As one of the most popular places to visit, you’ll find no shortage of souvenirs and gift ideas in Italy. But, as fun as mini statues of the Leaning Tower of Pisa and aprons with Michelangelo’s David are, it’s worth looking for something that’s truly worth bringing home with you.
Italy, and in particular Florence, is a world leader in high-quality, designer leather shoes, and a trip to Italy is a fantastic opportunity to pick up a pair. You’ll find a wide range of quality, of course, particularly around the more touristy areas.
Prices aren’t as good as they one were, but you can find big discounts during the sales (saldi) in January and July. The real reason to buy shoes in Italy isn’t so much price, but quality and a variety of styles.
Italian wine has a mixed reputation around the world for the simple reason that Italy tends to export the bad stuff and keep the rest. This is a generalisation, of course: you can find plenty of good Italian wine outside of Italy. Inside of Italy, however, the odds of finding a great bottle of Italian wine increase exponentially.
You may have restrictions on your luggage allowance, but it’s always worth trying to get a bottle or two into your suitcase. It’s a lottery as to whether it survives or not but, if it does, it makes it taste even better at the other end.
Like most food products, balsamic vinegar is sold at many different price points. Most of us only buy the entry-level balsamic vinegar, and part of the reason is that’s often all that’s all that’s on sale near us.
In Italy, and especially in Modena, that’s not the case: an aged 100 mil bottle of balsamic vinegar can often set you back upwards of 50 euros.
For many Italians, it’s a price that’s worth paying and a trip to Italy gives you a chance to see why that is. Many food tour companies, delis, and producers like Villa San Donnino offer tastings, giving you a chance to try a variety of different vinegars and see what the fuss is all about.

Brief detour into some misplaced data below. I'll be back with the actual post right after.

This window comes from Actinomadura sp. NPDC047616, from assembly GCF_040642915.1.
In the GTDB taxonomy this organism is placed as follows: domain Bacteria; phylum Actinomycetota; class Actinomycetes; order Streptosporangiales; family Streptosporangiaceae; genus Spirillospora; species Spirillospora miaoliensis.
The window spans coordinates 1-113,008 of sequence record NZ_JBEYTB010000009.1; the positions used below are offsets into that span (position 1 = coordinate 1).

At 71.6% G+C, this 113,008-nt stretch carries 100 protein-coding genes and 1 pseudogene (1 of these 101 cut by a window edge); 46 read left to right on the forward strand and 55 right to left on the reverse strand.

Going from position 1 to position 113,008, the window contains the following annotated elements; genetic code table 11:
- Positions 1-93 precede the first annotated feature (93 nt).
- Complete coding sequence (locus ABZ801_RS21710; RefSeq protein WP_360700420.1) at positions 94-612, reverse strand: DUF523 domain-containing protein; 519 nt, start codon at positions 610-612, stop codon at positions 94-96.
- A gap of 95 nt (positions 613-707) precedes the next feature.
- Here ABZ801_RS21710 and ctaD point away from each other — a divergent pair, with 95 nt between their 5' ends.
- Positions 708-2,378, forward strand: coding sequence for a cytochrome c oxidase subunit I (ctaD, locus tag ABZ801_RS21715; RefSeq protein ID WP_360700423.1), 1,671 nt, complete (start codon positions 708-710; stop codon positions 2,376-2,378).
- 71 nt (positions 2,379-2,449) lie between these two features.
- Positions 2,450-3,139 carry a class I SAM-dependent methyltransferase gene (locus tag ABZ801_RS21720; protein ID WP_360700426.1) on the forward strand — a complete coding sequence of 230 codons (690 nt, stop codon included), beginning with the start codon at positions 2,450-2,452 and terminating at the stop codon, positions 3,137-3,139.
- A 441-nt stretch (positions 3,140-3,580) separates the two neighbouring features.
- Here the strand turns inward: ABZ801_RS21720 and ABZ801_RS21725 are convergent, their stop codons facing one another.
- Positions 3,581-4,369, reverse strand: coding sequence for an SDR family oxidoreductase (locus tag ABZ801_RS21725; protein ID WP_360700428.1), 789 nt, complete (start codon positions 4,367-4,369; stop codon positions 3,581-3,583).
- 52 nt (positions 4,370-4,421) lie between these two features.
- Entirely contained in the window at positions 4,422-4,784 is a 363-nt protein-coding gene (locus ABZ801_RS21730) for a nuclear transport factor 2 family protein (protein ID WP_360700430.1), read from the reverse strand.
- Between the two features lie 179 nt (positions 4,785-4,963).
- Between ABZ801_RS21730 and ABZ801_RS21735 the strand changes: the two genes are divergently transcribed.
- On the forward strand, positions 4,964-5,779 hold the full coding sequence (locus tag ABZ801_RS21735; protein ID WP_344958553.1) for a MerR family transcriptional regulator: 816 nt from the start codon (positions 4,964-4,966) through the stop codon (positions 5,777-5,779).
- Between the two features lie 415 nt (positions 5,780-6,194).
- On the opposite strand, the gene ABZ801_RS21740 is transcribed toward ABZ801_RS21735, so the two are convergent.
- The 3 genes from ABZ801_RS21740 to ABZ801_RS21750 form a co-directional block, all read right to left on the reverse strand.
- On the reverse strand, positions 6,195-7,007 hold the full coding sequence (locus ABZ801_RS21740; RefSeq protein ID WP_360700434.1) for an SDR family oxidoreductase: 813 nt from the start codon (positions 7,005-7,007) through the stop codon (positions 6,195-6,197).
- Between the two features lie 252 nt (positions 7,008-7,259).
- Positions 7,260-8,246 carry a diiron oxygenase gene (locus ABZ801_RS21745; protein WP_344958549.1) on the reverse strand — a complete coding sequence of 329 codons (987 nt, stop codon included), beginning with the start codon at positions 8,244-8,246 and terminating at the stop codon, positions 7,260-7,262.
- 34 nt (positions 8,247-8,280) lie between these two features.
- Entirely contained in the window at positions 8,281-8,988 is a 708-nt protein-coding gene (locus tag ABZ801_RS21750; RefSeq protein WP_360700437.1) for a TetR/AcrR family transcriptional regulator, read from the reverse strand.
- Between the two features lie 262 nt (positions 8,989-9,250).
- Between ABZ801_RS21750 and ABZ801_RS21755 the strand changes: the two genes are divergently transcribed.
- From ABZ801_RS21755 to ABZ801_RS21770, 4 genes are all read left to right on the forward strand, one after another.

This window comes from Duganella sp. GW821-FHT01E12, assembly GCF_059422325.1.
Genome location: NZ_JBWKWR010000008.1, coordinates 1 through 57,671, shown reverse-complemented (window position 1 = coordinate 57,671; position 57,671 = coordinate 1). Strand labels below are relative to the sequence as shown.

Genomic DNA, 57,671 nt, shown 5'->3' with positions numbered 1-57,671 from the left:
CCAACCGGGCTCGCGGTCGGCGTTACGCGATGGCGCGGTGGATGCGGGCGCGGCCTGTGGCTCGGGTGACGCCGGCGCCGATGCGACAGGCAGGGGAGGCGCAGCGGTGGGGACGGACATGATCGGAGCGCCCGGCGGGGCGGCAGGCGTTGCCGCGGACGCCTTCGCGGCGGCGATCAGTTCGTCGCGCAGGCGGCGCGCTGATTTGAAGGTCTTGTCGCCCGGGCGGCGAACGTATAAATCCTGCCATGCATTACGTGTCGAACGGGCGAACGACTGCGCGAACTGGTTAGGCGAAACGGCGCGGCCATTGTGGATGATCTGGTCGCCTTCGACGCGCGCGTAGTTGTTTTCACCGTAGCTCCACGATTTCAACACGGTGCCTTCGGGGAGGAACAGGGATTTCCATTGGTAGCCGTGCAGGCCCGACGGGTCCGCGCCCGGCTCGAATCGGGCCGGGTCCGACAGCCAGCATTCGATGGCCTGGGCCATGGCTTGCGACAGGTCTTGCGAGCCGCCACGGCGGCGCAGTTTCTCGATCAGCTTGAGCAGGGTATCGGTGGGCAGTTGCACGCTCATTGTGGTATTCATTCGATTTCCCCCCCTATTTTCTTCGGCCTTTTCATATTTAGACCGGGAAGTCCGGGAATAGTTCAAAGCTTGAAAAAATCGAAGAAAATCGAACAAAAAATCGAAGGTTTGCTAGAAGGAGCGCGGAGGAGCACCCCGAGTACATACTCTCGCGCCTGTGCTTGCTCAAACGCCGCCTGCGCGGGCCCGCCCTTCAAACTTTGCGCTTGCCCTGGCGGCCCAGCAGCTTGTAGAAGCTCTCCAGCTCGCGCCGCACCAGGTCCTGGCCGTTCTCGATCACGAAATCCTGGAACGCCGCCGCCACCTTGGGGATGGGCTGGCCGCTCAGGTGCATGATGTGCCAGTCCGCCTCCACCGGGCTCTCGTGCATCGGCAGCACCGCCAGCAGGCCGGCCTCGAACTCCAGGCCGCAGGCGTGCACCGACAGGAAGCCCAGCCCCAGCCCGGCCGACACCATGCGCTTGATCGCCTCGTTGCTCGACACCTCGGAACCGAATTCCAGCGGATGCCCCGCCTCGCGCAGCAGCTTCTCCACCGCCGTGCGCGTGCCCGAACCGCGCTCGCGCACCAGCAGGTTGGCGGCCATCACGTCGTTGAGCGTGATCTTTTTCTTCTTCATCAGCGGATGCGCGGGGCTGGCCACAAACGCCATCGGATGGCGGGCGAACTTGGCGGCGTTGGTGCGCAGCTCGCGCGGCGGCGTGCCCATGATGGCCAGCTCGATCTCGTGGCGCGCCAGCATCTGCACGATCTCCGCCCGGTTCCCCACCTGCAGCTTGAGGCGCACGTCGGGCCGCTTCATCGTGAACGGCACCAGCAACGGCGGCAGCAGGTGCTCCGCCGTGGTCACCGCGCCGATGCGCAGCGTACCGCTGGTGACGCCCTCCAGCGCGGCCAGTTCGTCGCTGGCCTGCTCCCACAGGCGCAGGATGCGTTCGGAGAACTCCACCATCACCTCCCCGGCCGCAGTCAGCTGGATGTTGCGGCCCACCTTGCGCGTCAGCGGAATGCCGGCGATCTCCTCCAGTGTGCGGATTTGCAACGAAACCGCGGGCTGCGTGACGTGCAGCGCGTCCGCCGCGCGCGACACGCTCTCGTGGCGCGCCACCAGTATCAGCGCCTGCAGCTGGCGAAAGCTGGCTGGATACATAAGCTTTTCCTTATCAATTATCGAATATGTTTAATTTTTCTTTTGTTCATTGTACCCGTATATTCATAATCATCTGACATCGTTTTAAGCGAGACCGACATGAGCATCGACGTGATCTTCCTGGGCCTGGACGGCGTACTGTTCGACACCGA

Balsamic vinegar may have different price points, but this is even more true of Italian olive oil. Olive oil, real olive oil, isn’t cheap and the recent publication of books like Extra Virginity: The Sublime and Scandalous World of Olive Oil have highlighted just how expensive it is to produce olive oil. More importantly, just how unlikely it is that most of what we’re drinking is real extra virgin olive oil.
In Italy, finding that genuine article is, thankfully, a little bit easier. Sure, counterfeits do exist, but you’re much more likely to find the real thing here. Look out for container that block natural light and have a harvest date. Most importantly, try some.
Italy may not be as famous as Switzerland or even Germany for its chocolate production, but what it does make is better than what you’ll find in most other countries. Like wine, olive oil, and balsamic vinegar, you don’t necessarily have to go to a specialist: even brands like Novi, which you’ll find in most Italian supermarkets, are worth bringing home.
For truly mind-blowing chocolate, head to a specialist like Venchi, which has stores throughout Italy, or to a smaller specialist like Caffetteria La Loggia or Galleria in Florence.
Did you pick up any unique souvenirs in Italy? Shoes, chocolate, or olive oil, perhaps? Let us know about your Italian shopping experiences by leaving a comment below.